LISTEN to today's conversation!
The New York Times recently released an article on the “College Admissions Scandal,” exposing the parents of high school graduates who paid as much as $1.2 million to ensure their children’s acceptance to prestigious universities-- in most cases, kids were underqualified for their placements and unaware of their parents’ behavior.
Peter Noble Darrow provides commentary on how these parents’ are negatively affecting their children’s psyche as a result. A Millennial trust fund baby who spent his way too rapidly through his tony Upper East Side NY inheritance, this former 1%er is focusing on what really makes life valuable now...and sharing his lessons learned with readers in “Wise Millennial” (April 30, 2019). I've sent you a copy of his book already.
“I can understand and sympathize with the social pressures that society puts on higher education and parents' human desire to want to protect their children, but this is a microcosm of a larger gross confusion between ‘parental protection’ and emotional manipulation. This type of behavior robs children of their identity and any sense of self worth. I would even bet that this kind of behavior, even if successfully executed, would ultimately have an adverse psychological effect in the long run.” Darrow shares.
In “Wise Millennial” Peter Noble Darrow asks Millennials to think deeply about their parents’ expectations for their lives and find their own paths, instead.
Darrow shares his thoughts on “identity” in the college admission scandal.
In this insightful and personal debut, Peter shares much of his life story, blending anecdotes with the lessons they engender. Peter had a childhood that many would be envious of—he was born into privilege (both parents powerful business executives with tony backgrounds), attended the finest schools, and lived in luxury in the prestigious Upper East Side in New York City. Yet, in addition to the wealth of opportunity bestowed upon him, he has faced many challenges from his parent’s divorce to his father’s cancer diagnosis and eventual passing. In “Wise Millennial,” Peter shares that after “thousands of hours of therapy, introspection, and meditation, I finally began taking control of my life and creating my own opinions, most of which have evolved far beyond my family’s worldview.”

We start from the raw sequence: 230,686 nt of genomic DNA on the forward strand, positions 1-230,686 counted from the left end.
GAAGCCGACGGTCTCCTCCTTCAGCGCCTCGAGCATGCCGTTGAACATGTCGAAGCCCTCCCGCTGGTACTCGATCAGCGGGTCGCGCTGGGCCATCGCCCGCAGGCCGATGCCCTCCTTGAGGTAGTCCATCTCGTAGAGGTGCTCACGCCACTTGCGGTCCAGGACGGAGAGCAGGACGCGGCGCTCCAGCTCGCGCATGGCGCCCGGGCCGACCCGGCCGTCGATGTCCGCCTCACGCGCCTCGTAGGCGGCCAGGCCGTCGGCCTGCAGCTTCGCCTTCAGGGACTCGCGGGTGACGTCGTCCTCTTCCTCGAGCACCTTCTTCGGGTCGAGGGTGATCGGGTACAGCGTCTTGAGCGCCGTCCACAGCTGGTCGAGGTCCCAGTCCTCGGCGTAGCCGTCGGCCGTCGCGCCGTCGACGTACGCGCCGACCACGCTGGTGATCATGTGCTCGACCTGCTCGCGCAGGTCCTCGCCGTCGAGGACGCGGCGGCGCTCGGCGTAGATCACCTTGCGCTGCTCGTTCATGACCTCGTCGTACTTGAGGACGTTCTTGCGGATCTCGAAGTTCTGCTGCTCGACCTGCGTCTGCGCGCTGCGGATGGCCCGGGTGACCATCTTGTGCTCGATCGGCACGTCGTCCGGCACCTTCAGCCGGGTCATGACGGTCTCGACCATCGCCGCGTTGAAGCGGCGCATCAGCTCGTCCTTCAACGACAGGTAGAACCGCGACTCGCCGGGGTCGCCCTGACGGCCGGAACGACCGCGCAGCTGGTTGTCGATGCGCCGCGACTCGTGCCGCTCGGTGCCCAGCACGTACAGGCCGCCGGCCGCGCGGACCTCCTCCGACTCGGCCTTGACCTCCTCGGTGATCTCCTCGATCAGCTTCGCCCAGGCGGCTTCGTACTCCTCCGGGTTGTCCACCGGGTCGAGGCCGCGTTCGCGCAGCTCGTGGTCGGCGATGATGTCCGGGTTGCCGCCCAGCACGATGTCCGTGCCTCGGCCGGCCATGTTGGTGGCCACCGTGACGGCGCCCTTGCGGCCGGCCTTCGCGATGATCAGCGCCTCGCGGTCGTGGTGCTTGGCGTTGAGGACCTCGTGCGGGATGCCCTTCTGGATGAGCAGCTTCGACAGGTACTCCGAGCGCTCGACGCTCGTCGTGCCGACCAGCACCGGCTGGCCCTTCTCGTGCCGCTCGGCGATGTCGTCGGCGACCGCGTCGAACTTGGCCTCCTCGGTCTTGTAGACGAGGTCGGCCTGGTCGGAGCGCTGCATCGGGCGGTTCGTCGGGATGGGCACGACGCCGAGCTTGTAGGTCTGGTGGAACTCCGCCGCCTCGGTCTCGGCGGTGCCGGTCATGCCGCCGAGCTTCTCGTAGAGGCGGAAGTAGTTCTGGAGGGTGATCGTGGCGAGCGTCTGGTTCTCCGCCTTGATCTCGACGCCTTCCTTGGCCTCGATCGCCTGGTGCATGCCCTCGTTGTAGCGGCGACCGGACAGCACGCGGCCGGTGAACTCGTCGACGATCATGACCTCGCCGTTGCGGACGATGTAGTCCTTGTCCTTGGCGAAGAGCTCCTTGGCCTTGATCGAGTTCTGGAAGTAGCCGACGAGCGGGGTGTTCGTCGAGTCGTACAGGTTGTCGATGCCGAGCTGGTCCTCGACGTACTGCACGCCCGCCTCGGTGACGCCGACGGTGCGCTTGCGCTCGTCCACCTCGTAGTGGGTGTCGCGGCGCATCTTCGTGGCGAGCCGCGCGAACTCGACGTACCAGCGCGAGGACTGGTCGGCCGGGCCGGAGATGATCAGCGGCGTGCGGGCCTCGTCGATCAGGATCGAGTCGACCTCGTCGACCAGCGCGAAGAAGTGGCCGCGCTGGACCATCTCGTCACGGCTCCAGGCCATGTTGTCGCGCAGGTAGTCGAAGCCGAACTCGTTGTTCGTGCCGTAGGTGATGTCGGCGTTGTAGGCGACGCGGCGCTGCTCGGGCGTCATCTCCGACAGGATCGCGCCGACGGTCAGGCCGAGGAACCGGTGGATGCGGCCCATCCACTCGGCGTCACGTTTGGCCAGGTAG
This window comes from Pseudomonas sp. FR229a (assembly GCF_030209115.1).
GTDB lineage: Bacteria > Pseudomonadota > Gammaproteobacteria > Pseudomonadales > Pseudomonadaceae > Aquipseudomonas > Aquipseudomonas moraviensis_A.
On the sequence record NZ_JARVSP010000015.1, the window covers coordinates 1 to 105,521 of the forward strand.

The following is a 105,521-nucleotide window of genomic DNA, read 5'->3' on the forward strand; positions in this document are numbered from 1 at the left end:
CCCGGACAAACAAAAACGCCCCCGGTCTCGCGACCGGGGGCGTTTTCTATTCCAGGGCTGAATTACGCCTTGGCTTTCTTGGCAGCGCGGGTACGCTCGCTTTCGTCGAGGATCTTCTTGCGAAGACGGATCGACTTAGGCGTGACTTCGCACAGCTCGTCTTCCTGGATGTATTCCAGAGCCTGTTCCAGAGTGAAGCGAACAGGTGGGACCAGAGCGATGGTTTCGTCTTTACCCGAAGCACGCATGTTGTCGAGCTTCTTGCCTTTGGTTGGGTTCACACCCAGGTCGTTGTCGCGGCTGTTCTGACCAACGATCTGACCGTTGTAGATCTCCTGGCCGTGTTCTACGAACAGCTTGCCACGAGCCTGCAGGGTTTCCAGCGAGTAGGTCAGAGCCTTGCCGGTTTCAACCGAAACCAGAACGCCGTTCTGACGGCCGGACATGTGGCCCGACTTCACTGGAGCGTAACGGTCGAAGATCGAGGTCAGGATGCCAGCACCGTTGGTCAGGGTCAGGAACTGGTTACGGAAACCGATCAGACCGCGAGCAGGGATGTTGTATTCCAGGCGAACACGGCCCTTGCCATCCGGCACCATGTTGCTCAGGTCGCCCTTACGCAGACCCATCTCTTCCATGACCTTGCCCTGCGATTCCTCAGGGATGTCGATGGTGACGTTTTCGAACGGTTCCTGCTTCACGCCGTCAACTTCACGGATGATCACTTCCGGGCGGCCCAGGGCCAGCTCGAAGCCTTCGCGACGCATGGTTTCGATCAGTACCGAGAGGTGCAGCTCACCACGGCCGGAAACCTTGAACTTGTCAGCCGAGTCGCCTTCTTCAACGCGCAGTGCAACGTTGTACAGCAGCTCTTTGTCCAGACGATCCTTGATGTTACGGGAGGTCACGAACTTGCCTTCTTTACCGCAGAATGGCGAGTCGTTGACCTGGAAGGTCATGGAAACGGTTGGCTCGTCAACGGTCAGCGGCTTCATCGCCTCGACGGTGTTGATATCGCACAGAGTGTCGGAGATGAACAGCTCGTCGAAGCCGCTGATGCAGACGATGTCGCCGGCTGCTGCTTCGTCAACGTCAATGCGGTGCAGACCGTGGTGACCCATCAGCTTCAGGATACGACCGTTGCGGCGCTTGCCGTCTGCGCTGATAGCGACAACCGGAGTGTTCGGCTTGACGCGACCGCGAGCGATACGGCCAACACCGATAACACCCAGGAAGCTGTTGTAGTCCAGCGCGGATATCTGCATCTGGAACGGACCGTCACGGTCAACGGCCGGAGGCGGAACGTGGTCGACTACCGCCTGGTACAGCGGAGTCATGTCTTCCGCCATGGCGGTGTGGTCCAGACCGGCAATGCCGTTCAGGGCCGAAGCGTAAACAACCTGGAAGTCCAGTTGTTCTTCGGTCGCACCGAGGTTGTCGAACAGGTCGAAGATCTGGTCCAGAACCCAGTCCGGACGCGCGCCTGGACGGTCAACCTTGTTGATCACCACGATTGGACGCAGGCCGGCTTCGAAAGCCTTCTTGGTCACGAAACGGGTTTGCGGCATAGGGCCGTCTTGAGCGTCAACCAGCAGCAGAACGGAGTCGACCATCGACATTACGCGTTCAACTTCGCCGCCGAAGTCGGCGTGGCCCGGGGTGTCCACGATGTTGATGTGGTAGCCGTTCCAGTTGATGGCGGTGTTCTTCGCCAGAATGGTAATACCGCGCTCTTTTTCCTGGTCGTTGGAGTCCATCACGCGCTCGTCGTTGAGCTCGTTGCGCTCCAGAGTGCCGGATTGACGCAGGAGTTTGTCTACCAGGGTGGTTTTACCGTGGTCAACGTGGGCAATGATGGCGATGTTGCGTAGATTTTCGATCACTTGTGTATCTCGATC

This collection of honest stories of setbacks and successes will inspire the motivated millennial reader.
In an interview, Peter will discuss:
How mindfulness can help Millennials and how Peter’s own meditation practice has impacted his life
Dating apps—the good, the bad and the ugly (and where the best dates can be found!)
How to launch a startup frugally (top lessons learned and mistakes to avoid)
The complexities of dating while also being a young entrepreneur dedicated to a growing business venture
What to do when you fail (and what to do with those feelings of failure!)
How to utilize your network and be a leader
Whether it is possible to keep “everyone” happy
How to choose a business partner
How to use screen time without mental health risks
How Millennials all over the U.S. can relate to this advice, in spite of Peter’s privilege
Peter N. Darrow is a Millennial, a native New Yorker, an entrepreneur, and an expert at learning from his mistakes. After earning an MBA in entrepreneurship from Babson College in 2014, Peter founded Darrow’s Farm Fresh restaurant in Union Square in NYC. He is the current founder of Veggie Dust, first ever vegetable seasoning for kids. A health and wellness entrepreneur with a passion for helping people, Peter has already seen much in the way of success and failure, and speaks to the challenges facing his generation, and dispels myths about what it’s like to supposedly “have it all.” Find out more about Peter at www.wisemillennial.com.